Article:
# Random triangles

By Murray Bourne, 29 Aug 2007

I came across this interesting story at North Carolina Association of Advanced Placement Mathematics Teachers. The problem statement:

If a triangle is chosen at random, what is the probability that it is acute?

It turns out that solving this problem involves not only Euclidean geometry and Probability, but also Average value of a function, from calculus.

The great thing about this story (from Stu Schwartz, of Wissahickon High) is the grade 10 boy:

Kurt is a student of mine, the smartest math student I have ever encountered in 33 years of teaching. He is in 10th grade, having completed Calculus AB in 8th grade, BC in 9th. He is now taking multivariable calculus online given by Stanford. This morning he came into my stat class. I casually said to him, "Hey Kurt, what is the probability that a triangle chosen at random is acute?"

He appeared disinterested.

So when he stopped into my room for a study hall 2 hours later, I asked him if he had a solution. He said that he didn't work long on it but he believed the answer was 19.3%.

I was stunned because when I simulated the problem using Fathom (a terrific statistical program put out by Key Curriculum Press), I suspected the answer was 20%. How in the world did this kid do the problem?

First---my definition of a random triangle:

A = a random number between 0 and 180;

B = a random number between 0 and 180-A;

C = 180 - A - B.## Here is Kurt's logic:

First, using the definition above, the chance of choosing angle A to be obtuse is 0.5. So the chance of all three angles being acute must be less than 0.5.

If A=30, then the other two angles must add to 150. That means that one of the other two angles must be between 60 and 90 in order for the triangle to be acute (neglecting right triangles whose probability is zero). So the probability of the triangle being acute is (90-60)/150 = 30/150.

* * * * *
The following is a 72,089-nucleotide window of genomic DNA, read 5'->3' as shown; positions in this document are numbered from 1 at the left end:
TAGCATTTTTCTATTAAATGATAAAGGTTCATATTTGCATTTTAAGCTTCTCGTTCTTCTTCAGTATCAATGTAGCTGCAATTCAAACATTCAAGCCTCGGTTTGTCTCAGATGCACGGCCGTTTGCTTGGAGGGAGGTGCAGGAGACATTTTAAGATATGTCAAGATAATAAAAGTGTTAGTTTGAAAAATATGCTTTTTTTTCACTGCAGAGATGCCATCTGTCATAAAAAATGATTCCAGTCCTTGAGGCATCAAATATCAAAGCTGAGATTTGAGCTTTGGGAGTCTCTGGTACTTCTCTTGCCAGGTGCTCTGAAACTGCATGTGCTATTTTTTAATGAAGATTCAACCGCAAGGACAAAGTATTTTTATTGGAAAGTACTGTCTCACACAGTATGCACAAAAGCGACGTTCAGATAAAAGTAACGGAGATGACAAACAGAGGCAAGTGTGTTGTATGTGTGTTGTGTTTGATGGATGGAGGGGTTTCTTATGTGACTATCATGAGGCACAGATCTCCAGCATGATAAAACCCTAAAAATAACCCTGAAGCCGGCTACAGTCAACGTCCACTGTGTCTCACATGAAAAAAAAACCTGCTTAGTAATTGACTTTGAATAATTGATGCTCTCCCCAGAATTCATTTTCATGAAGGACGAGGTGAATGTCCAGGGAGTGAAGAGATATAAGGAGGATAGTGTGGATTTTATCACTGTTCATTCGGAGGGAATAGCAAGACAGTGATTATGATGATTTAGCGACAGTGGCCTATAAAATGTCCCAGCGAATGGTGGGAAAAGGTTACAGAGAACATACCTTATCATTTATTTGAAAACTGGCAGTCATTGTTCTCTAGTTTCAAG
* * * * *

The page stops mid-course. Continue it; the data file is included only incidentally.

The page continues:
If A=70, the other two angles must add to 110. That means that one of the other two angles must be between 20 and 90 in order for the triangle to be acute. So the probability of the triangle being acute is (90-20)/150 = 70/150.

Suppose that A is chosen and is acute. That will leave (180-A)-90 and 90. 90-[(180-A)-90] = A. So the probability of the triangle with acute angle A being acute is A/(180-A).

Obviously there are infinite possibilities of angle A giving infinite probabilities of the angle being acute, each infinitely small.

So Kurt decides to sum these probabilities up and takes the average probability. So he integrates the expression x/(180-x) from 0 to 90 and divides by 90. This, of course, is the average value of a function. He ends up with 0.386.

He then multiplies by 0.5 because he must multiply the result by the probability that A was acute to begin with. He gets 0.193.

I have simulated this in Fathom 10,000 times and my results are just about the same. A terrific use of probability theory and calculus. This from a 10th grader.

Still has me in shock.

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